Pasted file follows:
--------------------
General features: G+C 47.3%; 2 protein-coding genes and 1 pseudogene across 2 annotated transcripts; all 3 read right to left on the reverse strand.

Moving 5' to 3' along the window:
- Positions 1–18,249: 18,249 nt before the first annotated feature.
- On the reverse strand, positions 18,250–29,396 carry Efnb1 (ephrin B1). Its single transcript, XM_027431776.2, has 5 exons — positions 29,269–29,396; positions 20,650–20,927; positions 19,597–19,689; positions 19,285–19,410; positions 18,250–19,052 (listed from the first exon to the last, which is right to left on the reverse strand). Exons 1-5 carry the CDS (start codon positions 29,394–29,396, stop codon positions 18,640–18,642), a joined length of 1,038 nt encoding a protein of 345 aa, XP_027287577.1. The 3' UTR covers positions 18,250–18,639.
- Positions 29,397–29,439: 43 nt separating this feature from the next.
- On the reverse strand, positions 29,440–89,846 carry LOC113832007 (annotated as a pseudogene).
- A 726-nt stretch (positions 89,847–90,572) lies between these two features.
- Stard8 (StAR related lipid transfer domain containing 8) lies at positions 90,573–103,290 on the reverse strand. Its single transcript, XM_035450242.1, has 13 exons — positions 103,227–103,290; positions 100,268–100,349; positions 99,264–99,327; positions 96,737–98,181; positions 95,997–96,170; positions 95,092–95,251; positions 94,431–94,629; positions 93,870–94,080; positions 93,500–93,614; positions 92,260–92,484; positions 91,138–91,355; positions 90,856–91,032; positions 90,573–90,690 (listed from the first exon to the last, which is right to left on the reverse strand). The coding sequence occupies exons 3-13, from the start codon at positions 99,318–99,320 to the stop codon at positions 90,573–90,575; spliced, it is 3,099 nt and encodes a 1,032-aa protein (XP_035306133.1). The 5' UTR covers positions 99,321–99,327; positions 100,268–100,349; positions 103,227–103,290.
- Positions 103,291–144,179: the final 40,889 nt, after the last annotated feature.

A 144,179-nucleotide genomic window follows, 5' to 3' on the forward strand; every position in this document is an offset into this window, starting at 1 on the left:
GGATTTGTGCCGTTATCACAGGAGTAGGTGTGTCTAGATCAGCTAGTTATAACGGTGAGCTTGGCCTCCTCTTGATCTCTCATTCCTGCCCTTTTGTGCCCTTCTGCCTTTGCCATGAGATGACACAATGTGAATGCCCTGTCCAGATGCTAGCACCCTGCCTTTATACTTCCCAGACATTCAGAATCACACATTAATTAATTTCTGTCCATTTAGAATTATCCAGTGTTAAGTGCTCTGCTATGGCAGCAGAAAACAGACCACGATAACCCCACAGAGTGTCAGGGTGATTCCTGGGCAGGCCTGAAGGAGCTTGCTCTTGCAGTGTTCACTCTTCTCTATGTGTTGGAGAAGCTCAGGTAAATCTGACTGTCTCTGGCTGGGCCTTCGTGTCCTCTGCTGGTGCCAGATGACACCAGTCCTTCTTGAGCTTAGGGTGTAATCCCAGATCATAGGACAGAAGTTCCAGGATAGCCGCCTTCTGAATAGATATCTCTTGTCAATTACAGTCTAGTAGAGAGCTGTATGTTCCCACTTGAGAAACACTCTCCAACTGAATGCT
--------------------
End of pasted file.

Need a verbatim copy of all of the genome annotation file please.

General features: G+C 47.3%; 2 protein-coding genes and 1 pseudogene across 2 annotated transcripts; all 3 read right to left on the reverse strand.

Moving 5' to 3' along the window:
- Positions 1–18,249: 18,249 nt before the first annotated feature.
- On the reverse strand, positions 18,250–29,396 carry Efnb1 (ephrin B1). Its single transcript, XM_027431776.2, has 5 exons — positions 29,269–29,396; positions 20,650–20,927; positions 19,597–19,689; positions 19,285–19,410; positions 18,250–19,052 (listed from the first exon to the last, which is right to left on the reverse strand). Exons 1-5 carry the CDS (start codon positions 29,394–29,396, stop codon positions 18,640–18,642), a joined length of 1,038 nt encoding a protein of 345 aa, XP_027287577.1. The 3' UTR covers positions 18,250–18,639.
- Positions 29,397–29,439: 43 nt separating this feature from the next.
- On the reverse strand, positions 29,440–89,846 carry LOC113832007 (annotated as a pseudogene).
- A 726-nt stretch (positions 89,847–90,572) lies between these two features.
- Stard8 (StAR related lipid transfer domain containing 8) lies at positions 90,573–103,290 on the reverse strand. Its single transcript, XM_035450242.1, has 13 exons — positions 103,227–103,290; positions 100,268–100,349; positions 99,264–99,327; positions 96,737–98,181; positions 95,997–96,170; positions 95,092–95,251; positions 94,431–94,629; positions 93,870–94,080; positions 93,500–93,614; positions 92,260–92,484; positions 91,138–91,355; positions 90,856–91,032; positions 90,573–90,690 (listed from the first exon to the last, which is right to left on the reverse strand). The coding sequence occupies exons 3-13, from the start codon at positions 99,318–99,320 to the stop codon at positions 90,573–90,575; spliced, it is 3,099 nt and encodes a 1,032-aa protein (XP_035306133.1). The 5' UTR covers positions 99,321–99,327; positions 100,268–100,349; positions 103,227–103,290.
- Positions 103,291–144,179: the final 40,889 nt, after the last annotated feature.

A 144,179-nucleotide genomic window follows, 5' to 3' on the forward strand; every position in this document is an offset into this window, starting at 1 on the left:
GGATTTGTGCCGTTATCACAGGAGTAGGTGTGTCTAGATCAGCTAGTTATAACGGTGAGCTTGGCCTCCTCTTGATCTCTCATTCCTGCCCTTTTGTGCCCTTCTGCCTTTGCCATGAGATGACACAATGTGAATGCCCTGTCCAGATGCTAGCACCCTGCCTTTATACTTCCCAGACATTCAGAATCACACATTAATTAATTTCTGTCCATTTAGAATTATCCAGTGTTAAGTGCTCTGCTATGGCAGCAGAAAACAGACCACGATAACCCCACAGAGTGTCAGGGTGATTCCTGGGCAGGCCTGAAGGAGCTTGCTCTTGCAGTGTTCACTCTTCTCTATGTGTTGGAGAAGCTCAGGTAAATCTGACTGTCTCTGGCTGGGCCTTCGTGTCCTCTGCTGGTGCCAGATGACACCAGTCCTTCTTGAGCTTAGGGTGTAATCCCAGATCATAGGACAGAAGTTCCAGGATAGCCGCCTTCTGAATAGATATCTCTTGTCAATTACAGTCTAGTAGAGAGCTGTATGTTCCCACTTGAGAAACACTCTCCAACTGAATGCT